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Generator based tools for working with audio clips.

Project Description

The audiogen package provides time domain audio processing tools using Python generators.

This makes some types of audio sample generation and processing pretty easy:

# mix 440 Hz and 445 Hz tones to get 5 Hz beating
beats = audiogen.mixer(
        (audiogen.tone(440), audiogen.tone(445)),
        [(constant(1), constant(1)),]
)

The actual samples won’t be generated or stored in memory until they’re actually consumed – for instance, when they’re being written out to disk in a wave file:

with open("output.wav", "wb") as f:
    audiogen.sampler.write_wav(f, beats)

Generators’ at-consumption-time computation also allows creating infinitely long output, e.g. to stream to speakers rather than a file on disk:

audiogen.sampler.write_wav(sys.stdout, audiogen.tone(440))

Or just:

audiogen.sampler.play(audiogen.tone(440))

You can also use standard generator tools, e.g. the itertools module, to handle audio data:

    beep_silence = itertools.chain(audiogen.beep(), audiogen.silence(0.5))
    infinite_beeps = itertools.cycle(beep_silence)

audiogen.sampler.write_wav(sys.stdout, infinite_beeps)

Soundcard output

The easiest way to play directly to a soundcard output is to use the audiogen.sampler.play function, which will play your samples using PyAudio:

import audiogen
import itertools
import sys

audiogen.sampler.play(
    itertools.cycle(itertools.chain(audiogen.beep(), audiogen.silence(0.5)))
)

Alternatively, you could write your wave data to stdout, e.g. myaudio.py:

import audiogen
import itertools
import sys

audiogen.sampler.write_wav(
    sys.stdout,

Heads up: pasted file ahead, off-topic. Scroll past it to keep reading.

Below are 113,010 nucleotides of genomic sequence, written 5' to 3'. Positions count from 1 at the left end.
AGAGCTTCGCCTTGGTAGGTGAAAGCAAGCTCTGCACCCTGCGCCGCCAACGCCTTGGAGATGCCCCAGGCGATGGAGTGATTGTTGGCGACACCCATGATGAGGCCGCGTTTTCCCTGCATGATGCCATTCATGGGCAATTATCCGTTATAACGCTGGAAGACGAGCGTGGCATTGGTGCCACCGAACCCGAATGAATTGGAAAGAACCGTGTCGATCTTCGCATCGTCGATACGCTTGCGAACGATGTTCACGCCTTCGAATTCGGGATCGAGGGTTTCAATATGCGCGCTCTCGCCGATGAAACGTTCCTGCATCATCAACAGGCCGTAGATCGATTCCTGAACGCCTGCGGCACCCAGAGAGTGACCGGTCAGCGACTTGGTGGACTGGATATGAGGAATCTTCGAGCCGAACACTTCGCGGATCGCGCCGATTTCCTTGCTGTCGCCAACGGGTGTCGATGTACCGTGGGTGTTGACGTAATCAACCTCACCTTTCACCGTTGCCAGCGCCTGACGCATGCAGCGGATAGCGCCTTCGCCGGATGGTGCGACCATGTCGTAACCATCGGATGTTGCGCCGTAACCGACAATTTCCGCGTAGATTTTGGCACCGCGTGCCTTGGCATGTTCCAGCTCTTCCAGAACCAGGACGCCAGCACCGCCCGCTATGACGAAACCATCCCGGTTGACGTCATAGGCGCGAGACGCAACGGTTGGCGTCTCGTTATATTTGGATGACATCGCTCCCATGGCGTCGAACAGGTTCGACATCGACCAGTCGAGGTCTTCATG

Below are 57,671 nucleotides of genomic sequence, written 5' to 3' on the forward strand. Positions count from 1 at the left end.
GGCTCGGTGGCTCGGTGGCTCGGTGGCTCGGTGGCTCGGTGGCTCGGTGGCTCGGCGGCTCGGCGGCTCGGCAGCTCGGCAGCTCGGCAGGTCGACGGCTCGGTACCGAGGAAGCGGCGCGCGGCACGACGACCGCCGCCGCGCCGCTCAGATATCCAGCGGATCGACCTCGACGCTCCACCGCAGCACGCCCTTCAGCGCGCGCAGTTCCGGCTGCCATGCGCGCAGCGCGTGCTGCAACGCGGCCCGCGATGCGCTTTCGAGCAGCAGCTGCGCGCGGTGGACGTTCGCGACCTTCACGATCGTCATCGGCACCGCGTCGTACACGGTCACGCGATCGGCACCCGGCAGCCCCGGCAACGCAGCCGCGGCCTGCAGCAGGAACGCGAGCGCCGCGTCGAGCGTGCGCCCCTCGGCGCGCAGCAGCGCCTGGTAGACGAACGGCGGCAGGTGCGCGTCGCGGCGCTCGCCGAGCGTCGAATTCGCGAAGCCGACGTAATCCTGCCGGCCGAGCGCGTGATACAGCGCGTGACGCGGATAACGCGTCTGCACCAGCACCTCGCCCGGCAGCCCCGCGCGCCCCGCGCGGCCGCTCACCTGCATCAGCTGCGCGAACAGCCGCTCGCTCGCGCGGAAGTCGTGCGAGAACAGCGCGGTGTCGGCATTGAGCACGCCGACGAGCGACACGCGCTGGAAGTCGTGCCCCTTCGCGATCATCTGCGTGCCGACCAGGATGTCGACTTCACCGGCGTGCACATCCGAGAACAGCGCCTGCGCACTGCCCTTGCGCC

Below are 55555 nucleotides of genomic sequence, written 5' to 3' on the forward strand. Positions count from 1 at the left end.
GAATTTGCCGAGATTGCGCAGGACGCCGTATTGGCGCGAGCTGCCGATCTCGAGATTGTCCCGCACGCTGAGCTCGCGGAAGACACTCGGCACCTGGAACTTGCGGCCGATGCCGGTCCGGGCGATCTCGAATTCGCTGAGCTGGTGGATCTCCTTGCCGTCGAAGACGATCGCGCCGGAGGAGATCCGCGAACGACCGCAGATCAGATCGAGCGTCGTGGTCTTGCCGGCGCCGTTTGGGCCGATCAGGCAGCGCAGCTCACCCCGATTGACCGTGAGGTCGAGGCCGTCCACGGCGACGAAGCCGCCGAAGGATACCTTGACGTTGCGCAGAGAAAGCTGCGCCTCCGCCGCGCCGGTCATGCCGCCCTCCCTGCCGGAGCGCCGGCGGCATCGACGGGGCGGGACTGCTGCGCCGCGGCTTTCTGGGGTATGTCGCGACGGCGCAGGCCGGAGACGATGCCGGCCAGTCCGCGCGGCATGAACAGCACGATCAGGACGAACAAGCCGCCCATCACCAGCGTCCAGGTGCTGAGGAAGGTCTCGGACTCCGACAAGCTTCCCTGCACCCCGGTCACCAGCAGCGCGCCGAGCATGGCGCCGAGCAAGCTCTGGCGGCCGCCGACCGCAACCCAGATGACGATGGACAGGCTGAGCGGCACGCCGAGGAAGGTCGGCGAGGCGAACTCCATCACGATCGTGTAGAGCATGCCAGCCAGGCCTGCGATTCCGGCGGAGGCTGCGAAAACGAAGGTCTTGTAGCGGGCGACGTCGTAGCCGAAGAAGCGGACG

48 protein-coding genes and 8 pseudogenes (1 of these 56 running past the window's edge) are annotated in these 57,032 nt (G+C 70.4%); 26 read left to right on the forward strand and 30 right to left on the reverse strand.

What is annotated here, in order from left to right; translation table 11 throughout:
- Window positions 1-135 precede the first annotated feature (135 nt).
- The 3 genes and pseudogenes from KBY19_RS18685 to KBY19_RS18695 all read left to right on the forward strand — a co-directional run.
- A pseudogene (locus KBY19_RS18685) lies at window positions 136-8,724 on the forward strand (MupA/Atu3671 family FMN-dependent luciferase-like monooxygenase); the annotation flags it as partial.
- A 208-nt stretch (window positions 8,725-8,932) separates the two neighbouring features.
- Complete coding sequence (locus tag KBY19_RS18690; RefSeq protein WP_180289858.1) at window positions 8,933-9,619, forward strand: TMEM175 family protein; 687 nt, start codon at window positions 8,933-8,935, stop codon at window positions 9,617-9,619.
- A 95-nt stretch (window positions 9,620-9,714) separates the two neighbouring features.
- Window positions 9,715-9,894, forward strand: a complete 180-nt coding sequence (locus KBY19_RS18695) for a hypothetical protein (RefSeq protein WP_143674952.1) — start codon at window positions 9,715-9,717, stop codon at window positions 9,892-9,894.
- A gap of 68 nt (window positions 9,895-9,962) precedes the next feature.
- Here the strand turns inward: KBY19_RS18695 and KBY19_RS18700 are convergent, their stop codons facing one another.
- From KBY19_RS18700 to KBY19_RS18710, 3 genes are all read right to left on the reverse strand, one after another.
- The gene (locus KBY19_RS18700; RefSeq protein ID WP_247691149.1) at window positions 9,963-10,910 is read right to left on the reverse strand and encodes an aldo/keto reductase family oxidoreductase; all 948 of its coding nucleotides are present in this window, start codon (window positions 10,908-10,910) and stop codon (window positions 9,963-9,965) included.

itertools.cycle(itertools.chain(audiogen.beep(), audiogen.silence(0.5)))
)

Then pipe to a command line audio player like Sox:

python myaudio.py | play -t wav -

Installation

Install with:

$ pip install audiogen
$ pip install --allow-external PyAudio --allow-unverified PyAudio PyAudio

PyAudio is optional. If it’s not installed, playing audio via the soundcard with audiogen.sampler.play() will not be available, but generating Wave files – including for piping to an external player, like sox – will work just fine.

Note that to install PyAudio on Mac OS X, you’ll need to first install portaudio:

$ brew install portaudio

See also

Projects built with audiogen:

  • koch, a Koch method Morse code trainer and audio generator
  • afsk, a ham radio APRS/Bell-202 audio frequency shift keying encoder

Contributing

Get the source and report any bugs on Github:

https://github.com/casebeer/audiogen

Version history

  • 0.1.2 - Add band pass and band stop IIR filters; custom beep lengths from @jhobbs
  • 0.1.1 - Fix multiplexing bug causing increase in pitch when using mixer() to produce more than one output channel
  • 0.1.0 - Breaking changes: new arguments to tone(), play() blocks by default
Release History

Release History

This version
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0.1.2

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0.1.1

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0.0.2

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0.0.1

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File Name & Checksum SHA256 Checksum Help Version File Type Upload Date
audiogen-0.1.2.tar.gz (10.6 kB) Copy SHA256 Checksum SHA256 Source May 28, 2016

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